Donna you are 100% correct – that was be totally unethical and against all guidelines.
Karen Mathias, RHIA
Florida Hospital Waterman |Health Information Services, Director | 352-253-3328
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Donna, As a compliance auditor I felt compelled to dig a little to provide you a few resources. I hope this helps :)
A few points:
Therefore, any supporting documentation provided through AHIMA should suffice as "official". All certified HIM professionals are required to adhere to their Standards of Ethical Coding.
AHIMA Standards of ethical coding requires the coder to:
This would apply if the diagnoses listed by the provider are incomplete and do not accurately reflect the conditions treated during the IP encounter.
Providing/suggesting diagnosis codes to a provider to record on the discharge summary is leading and unethical (regardless if they are documented elsewhere in the record). It is the PROVIDER's responsibility to accurately and completely assign ALL diagnosis codes. As such, a query may be submitted which requests the provider to verify if any diagnoses were overlooked or omitted from the discharge summary and offer dates and locations in the health record as a reference.
Per AHIMA's practice brief:
"When coding for an inpatient hospital stay, the diagnostic and procedural information and the beneficiary's discharge status (as the hospital coded and reported on its claim) must match both the attending physician description and the information contained in the beneficiary's medical record. Please review the "ICD-9-CM Official Guidelines for Coding and Reporting" and the "Medicare Claims Processing Manual", Chapter 6 to ensure complete and accurate coding."
ICD 9 Guidelines: "Adherence to these ICD-9-CM guidelines when assigning diagnosis and procedure codes is required under the Health Insurance Portability and Accountability Act (HIPAA). The diagnosis codes (Volumes 1-2) have been adopted under HIPAA for all healthcare settings."
"In the context of these guidelines, the term provider is used throughout the guidelines to mean physician or any qualified health care practitioner who is legally accountable for establishing the patient's diagnosis"
Medicare Claims Processing Manual -Chapter 23 - Fee Schedule Administration and Coding Requirements
10.2 - Inpatient Claim Diagnosis Reporting
On inpatient claims providers must report the principal diagnosis. The principal diagnosis is the condition established after study to be chiefly responsible for the admission. Even though another diagnosis may be more severe than the principal diagnosis, the principal diagnosis, as defined above, is entered. Entering any other diagnosis may result in incorrect assignment of a Medicare Severity - Diagnosis Related Group (MS-DRG) and an incorrect payment to a hospital under PPS. See Chapter 25, Completing and Processing the Form CMS-1450 Data Set, for instructions about completing the claim.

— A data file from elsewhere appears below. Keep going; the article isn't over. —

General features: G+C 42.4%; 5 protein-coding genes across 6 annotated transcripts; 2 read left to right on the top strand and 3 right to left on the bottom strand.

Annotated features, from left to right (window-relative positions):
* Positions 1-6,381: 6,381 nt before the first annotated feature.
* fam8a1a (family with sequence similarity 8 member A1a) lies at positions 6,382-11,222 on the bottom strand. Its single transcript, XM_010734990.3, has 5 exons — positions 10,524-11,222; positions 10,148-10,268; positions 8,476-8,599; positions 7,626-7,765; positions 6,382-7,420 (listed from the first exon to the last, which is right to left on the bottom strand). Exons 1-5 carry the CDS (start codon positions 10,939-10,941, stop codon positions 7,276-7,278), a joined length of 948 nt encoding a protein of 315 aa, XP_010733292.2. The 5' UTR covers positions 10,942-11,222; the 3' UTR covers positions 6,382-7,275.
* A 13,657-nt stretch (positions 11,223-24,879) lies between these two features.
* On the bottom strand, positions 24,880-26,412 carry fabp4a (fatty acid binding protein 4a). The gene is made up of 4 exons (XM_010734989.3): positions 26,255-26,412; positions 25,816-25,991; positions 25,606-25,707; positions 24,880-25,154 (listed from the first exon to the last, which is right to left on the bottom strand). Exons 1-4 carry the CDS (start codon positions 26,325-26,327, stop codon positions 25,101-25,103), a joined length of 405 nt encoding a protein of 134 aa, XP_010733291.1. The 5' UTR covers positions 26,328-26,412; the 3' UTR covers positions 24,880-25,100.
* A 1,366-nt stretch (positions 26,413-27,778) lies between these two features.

Other diagnoses codes are required on inpatient claims and are used in determining the appropriate MS-DRG. The provider reports the full codes for up to twenty four additional conditions if they coexisted at the time of admission or developed subsequently, and which had an effect upon the treatment or the length of stay.
Medicare Claims Processing Manual:
Centers for Medicare and Medicaid Services and the National Center for Health Statistics. "ICD-9-CM Official Guidelines for Coding and Reporting." Available online at:
AHIMA-Managing an Effective Query Process:
"Must the claim reflect the exact codes that are on the EHR record? Most of my physicians do not know the codes and cannot properly code according to rank order guidelines and/or coding specificity. We would be bringing every chart back to them if we had to code from the codes they have listed."
Your codes (on the claim) must reflect the exact DIAGNOSIS/ES that are supported by the clinical documentation of the provider. The provider is not required to select a code but a diagnosis.
CMS Documentation Guidelines state:
II. GENERAL PRINCIPLES OF MEDICAL RECORD DOCUMENTATION
"basically over educated data entry staff".
We are NOT clinicians and it is not our role to question the providers' clinical opinion. We ARE however educated to understand pathology in order to know when there is a discrepancy in the record that needs to be clarified by the provider. We cannot suggest or lead, but provide them the conflicting information and ask for them to clarify. The objective is to teach providers the correct way to document their findings; educate them on documenting specificity, POA, making clinical associations when necessary, so that a query is not needed.
I understand your frustration; however, it is the provider's responsibility (legally and ethically) to correctly document the care that they provide. It is our job to interpret the most appropriate code based on their documentation. Respectfully, ----------------------------------------- Jeanne Matz -------------------------------------------